Proud member of United Trek
Last edited by Gibraltar; November 18 2008 at 06:43 AM.
|November 20 2008, 08:30 PM||#4|
Location: Between the candle and the flame
Re: The Briar Patch War
|November 30 2008, 04:57 PM||#5|
Re: The Briar Patch War
Chapter One: Under the Night
"If the creator had a purpose in equipping us with a neck, he surely met for us to stick it out."
-Arthur Koestler, in Encounter
Katara stood at the edge of the exposed main atrium of the Western Air Temple, letting the cold air mountain blowing in from the west blow the tiredness out of her sky-blue eyes. Most of Aang's followers came from warmer climes, but the fourteen year old, almost fifteen, slender as a reed with dark skin and long brown hair came from the South Pole and, having been away from home for so very long, she found the cold almost a touch of home. She sighed. She hadn't been able to sleep through the night since they had been forced to flee here to this cliff-side haven a fortnight ago after the failed attempt to invade the Fire Nation. It was in that moment an orange light flared into existence in the sky above her. She watched, awed at the sight, as the new sun glowed ever brighter, turning light into day, throwing light on cliff, rock, and shrub, blotting out the stars and reducing the moon to impotence. Then, just as suddenly as the sight had appeared, it dimmed and disappeared, gone as if it had never come. What was that? She thought to herself as she stood there, unable to move with shock. That was unlike anything I've ever witnessed. She heard footfalls behind her and turned to see a young man of about sixteen with pale skin, golden eyes, and black hair running out into the atrium.
"What was that?!" Zuko said, panting as he stopped a few short feet from him, sweat running, dust on the dark red tunic he normally favored.
For a brief second he was tempted not to tell him anything, but, to her surprise, she found herself saying, "I haven't the faintest idea. I've never seen anything like it." Angrily, all the mistrust she felt for the man entering her voice. "I've endured your people's raids my entire life, you know, and I am familiar with every signal flare your military uses." She spat the words your people at him like venom. It was his people, the Fire Nation that was responsible for the war they were fighting, after all. They had started it and were determined never to rest until the rest of the Four Nations, the rest of humanity, was under their thumb.
Zuko, enraged said, "Must you be so hateful of me! I gave up everything to teach Aang Firebending and end this war! I've stuck my neck out for you people in more ways than one, I even helped your brother rescue your father! Everyone trusts me now, except you. Why is that?"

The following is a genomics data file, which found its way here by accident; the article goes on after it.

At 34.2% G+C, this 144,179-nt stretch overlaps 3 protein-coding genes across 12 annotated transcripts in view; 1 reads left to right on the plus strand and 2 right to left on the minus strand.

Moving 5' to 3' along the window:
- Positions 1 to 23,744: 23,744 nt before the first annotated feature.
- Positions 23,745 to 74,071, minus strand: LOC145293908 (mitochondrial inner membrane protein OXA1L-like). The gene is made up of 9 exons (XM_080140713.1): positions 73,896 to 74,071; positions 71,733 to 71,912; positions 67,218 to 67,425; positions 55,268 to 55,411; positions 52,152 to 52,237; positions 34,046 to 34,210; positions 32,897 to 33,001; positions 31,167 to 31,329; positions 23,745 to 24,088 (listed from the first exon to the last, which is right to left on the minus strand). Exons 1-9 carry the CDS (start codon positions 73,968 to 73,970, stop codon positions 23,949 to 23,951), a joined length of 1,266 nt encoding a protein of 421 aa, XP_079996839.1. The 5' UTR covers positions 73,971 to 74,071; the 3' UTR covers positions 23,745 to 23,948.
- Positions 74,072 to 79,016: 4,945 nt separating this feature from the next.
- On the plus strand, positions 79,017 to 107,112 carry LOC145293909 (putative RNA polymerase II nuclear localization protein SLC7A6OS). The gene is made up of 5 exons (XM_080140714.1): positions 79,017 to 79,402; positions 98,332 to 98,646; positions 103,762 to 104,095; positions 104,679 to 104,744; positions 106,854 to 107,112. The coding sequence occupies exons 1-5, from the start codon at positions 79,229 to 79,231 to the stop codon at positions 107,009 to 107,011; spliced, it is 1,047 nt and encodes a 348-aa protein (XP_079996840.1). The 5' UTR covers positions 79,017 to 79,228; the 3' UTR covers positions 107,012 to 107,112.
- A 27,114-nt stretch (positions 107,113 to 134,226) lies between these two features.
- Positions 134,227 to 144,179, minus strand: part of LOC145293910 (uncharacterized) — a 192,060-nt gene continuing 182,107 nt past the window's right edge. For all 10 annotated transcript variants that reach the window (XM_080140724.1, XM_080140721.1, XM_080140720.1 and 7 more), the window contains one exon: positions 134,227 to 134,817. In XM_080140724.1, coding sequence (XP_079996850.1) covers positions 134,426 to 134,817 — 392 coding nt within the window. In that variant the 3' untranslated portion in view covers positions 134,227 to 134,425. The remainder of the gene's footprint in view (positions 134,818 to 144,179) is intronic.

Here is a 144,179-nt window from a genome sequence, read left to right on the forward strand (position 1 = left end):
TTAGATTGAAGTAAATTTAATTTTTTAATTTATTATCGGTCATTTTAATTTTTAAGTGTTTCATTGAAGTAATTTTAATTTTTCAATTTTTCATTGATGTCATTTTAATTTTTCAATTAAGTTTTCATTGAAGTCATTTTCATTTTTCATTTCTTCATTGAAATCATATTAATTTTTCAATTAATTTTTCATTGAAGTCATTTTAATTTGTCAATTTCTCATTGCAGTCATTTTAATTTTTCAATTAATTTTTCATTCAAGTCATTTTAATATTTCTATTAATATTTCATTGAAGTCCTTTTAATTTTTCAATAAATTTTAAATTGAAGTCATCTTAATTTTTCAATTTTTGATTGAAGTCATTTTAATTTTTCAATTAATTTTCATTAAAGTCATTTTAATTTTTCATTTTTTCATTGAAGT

Katara saw red at that moment, and she slapped him, hard across the right cheek, leaving an angry red mark that marred his normally handsome features. Paying no mind to the Dao swords at his belt or to the fact that he was a Firebender, she grabbed the lapels of his red shirt and dragged his face down roughly until it was level with hers, watching as his eyes grew wide with shock, fear, and, she could have sworn, respect.
"How dare you," she growled, ignoring the latter emotion. "I was the first one to trust you, remember! Back in Ba Sing Se! But you betrayed me, betrayed us all!"
"I'm sorry," Zuko said, meeting her eyes, unwilling to show weakness against her more aggressive stance. "I wouldn't be here today if I didn't regret what happened back there. How can I make it up to you?" She sensed he was honestly sincere, which only put fuel on the fire of her anger towards him.
"You want to make it up to me!" She said angrily. "How about you, personally, lead an army to retake Ba Sing Se in the name of the Earth King! Or, and I would love to see you accomplish this feat." And, giving Zuko a look of unabashed hatred and distrust. "How about you bring my mother back." And with that she let Zuko go. They stood there, glaring at each other for a few tense moments. She was about to go to bed when Zuko's eyes widened.
"What," Katara said roughly. Zuko pointed to something behind and above her. She turned to see, to her shock, dozens of fiery meteors streaking through the sky towards the eastern horizon behind the mountain. Katara and Zuko, all mistrust briefly laid aside as they watched the sight. They noticed that there was one fireball that was on a different trajectory from the others, seeming to come at them head-on, rather then streak above their heads. Katara heard a distinct roaring sound that grew larger as the bright red ball grew larger and brighter.